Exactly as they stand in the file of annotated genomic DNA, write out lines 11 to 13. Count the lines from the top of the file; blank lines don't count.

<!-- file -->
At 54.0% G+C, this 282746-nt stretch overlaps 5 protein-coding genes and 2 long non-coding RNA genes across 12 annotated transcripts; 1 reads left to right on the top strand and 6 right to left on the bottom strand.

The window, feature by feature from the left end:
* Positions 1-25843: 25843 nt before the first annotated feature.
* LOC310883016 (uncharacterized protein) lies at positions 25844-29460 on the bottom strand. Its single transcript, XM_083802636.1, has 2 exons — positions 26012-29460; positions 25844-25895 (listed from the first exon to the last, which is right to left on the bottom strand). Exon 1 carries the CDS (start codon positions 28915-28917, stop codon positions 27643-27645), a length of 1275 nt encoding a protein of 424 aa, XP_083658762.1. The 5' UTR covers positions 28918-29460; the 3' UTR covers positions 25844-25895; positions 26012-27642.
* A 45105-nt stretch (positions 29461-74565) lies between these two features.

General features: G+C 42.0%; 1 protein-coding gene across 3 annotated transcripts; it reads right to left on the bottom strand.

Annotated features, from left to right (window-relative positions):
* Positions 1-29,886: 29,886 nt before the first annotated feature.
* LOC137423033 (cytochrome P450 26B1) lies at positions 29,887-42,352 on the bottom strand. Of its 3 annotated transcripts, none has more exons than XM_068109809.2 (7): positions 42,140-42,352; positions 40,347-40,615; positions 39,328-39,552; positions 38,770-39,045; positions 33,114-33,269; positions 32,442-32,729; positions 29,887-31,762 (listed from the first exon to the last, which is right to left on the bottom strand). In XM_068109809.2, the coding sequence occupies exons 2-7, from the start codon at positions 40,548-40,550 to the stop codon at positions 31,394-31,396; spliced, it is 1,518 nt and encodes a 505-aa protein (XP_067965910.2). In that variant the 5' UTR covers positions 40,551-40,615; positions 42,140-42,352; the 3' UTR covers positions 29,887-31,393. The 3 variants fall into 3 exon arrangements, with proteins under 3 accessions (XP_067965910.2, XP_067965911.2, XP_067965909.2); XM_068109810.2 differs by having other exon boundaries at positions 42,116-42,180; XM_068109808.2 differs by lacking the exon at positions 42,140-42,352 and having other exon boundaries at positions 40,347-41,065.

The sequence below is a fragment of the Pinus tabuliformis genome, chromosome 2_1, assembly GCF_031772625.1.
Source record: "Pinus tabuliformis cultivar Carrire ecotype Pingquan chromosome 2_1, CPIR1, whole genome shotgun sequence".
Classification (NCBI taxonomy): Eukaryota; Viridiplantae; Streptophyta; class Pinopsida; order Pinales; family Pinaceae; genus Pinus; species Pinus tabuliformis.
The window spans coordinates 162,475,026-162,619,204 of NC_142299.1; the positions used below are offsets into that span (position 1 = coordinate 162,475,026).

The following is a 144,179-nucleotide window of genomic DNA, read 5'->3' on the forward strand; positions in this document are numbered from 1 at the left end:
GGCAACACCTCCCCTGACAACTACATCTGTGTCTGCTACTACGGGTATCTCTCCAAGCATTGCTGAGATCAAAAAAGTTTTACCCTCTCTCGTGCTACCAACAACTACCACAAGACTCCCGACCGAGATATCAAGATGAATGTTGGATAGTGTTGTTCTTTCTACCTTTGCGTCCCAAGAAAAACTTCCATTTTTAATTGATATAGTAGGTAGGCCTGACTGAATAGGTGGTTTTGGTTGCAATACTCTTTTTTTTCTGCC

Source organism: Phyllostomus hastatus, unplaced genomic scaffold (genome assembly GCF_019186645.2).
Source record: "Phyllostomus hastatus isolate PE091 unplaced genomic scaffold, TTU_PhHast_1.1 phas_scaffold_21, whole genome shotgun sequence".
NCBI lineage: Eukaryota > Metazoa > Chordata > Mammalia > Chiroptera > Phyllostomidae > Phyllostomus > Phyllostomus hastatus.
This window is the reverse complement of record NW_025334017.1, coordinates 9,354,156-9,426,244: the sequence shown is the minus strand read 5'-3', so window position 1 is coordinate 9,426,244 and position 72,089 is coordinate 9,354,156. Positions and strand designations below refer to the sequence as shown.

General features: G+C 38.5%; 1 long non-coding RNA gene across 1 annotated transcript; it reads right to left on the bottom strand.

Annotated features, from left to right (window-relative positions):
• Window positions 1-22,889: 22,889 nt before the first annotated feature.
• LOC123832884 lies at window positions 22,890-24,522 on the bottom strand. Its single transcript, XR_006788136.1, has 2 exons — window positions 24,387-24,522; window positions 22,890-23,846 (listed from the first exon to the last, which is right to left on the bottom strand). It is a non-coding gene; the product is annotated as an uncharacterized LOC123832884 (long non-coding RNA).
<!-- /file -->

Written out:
Source record: "Pinus tabuliformis cultivar Carrire ecotype Pingquan chromosome 2_1, CPIR1, whole genome shotgun sequence".
Classification (NCBI taxonomy): Eukaryota; Viridiplantae; Streptophyta; class Pinopsida; order Pinales; family Pinaceae; genus Pinus; species Pinus tabuliformis.
The window spans coordinates 162,475,026-162,619,204 of NC_142299.1; the positions used below are offsets into that span (position 1 = coordinate 162,475,026).